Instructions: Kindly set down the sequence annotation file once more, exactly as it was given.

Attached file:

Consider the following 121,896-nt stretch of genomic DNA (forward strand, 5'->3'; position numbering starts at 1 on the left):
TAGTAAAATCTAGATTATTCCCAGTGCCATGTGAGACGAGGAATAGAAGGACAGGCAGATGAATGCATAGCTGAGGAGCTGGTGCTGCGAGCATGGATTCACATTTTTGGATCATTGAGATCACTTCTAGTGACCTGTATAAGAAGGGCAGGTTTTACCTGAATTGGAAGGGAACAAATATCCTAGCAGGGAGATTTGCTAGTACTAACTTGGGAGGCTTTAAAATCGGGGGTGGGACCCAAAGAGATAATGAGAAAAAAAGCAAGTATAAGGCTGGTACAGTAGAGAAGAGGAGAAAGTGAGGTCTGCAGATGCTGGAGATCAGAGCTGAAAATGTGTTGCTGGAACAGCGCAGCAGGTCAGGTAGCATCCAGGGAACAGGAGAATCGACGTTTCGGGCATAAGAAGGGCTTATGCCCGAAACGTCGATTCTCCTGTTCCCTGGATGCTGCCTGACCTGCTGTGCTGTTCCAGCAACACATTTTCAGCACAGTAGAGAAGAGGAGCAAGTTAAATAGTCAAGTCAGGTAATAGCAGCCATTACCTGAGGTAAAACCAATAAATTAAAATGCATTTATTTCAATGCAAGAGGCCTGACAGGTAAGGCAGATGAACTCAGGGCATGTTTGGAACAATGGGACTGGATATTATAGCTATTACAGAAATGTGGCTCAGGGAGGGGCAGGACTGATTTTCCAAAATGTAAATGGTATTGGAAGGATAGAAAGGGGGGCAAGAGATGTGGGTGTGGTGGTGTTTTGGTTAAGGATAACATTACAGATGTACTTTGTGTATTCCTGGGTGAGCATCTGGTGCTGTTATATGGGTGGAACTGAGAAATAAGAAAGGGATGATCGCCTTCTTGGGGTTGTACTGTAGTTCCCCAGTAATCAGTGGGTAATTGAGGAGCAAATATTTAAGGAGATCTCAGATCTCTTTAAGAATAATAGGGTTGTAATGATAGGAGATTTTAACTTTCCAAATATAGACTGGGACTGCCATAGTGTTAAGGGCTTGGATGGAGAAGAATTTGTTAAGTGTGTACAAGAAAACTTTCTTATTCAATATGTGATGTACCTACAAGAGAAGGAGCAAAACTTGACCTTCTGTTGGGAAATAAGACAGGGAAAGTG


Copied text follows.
Consider the following 121,896-nt stretch of genomic DNA (forward strand, 5'->3'; position numbering starts at 1 on the left):
TAGTAAAATCTAGATTATTCCCAGTGCCATGTGAGACGAGGAATAGAAGGACAGGCAGATGAATGCATAGCTGAGGAGCTGGTGCTGCGAGCATGGATTCACATTTTTGGATCATTGAGATCACTTCTAGTGACCTGTATAAGAAGGGCAGGTTTTACCTGAATTGGAAGGGAACAAATATCCTAGCAGGGAGATTTGCTAGTACTAACTTGGGAGGCTTTAAAATCGGGGGTGGGACCCAAAGAGATAATGAGAAAAAAAGCAAGTATAAGGCTGGTACAGTAGAGAAGAGGAGAAAGTGAGGTCTGCAGATGCTGGAGATCAGAGCTGAAAATGTGTTGCTGGAACAGCGCAGCAGGTCAGGTAGCATCCAGGGAACAGGAGAATCGACGTTTCGGGCATAAGAAGGGCTTATGCCCGAAACGTCGATTCTCCTGTTCCCTGGATGCTGCCTGACCTGCTGTGCTGTTCCAGCAACACATTTTCAGCACAGTAGAGAAGAGGAGCAAGTTAAATAGTCAAGTCAGGTAATAGCAGCCATTACCTGAGGTAAAACCAATAAATTAAAATGCATTTATTTCAATGCAAGAGGCCTGACAGGTAAGGCAGATGAACTCAGGGCATGTTTGGAACAATGGGACTGGATATTATAGCTATTACAGAAATGTGGCTCAGGGAGGGGCAGGACTGATTTTCCAAAATGTAAATGGTATTGGAAGGATAGAAAGGGGGGCAAGAGATGTGGGTGTGGTGGTGTTTTGGTTAAGGATAACATTACAGATGTACTTTGTGTATTCCTGGGTGAGCATCTGGTGCTGTTATATGGGTGGAACTGAGAAATAAGAAAGGGATGATCGCCTTCTTGGGGTTGTACTGTAGTTCCCCAGTAATCAGTGGGTAATTGAGGAGCAAATATTTAAGGAGATCTCAGATCTCTTTAAGAATAATAGGGTTGTAATGATAGGAGATTTTAACTTTCCAAATATAGACTGGGACTGCCATAGTGTTAAGGGCTTGGATGGAGAAGAATTTGTTAAGTGTGTACAAGAAAACTTTCTTATTCAATATGTGATGTACCTACAAGAGAAGGAGCAAAACTTGACCTTCTGTTGGGAAATAAGACAGGGAAAGTG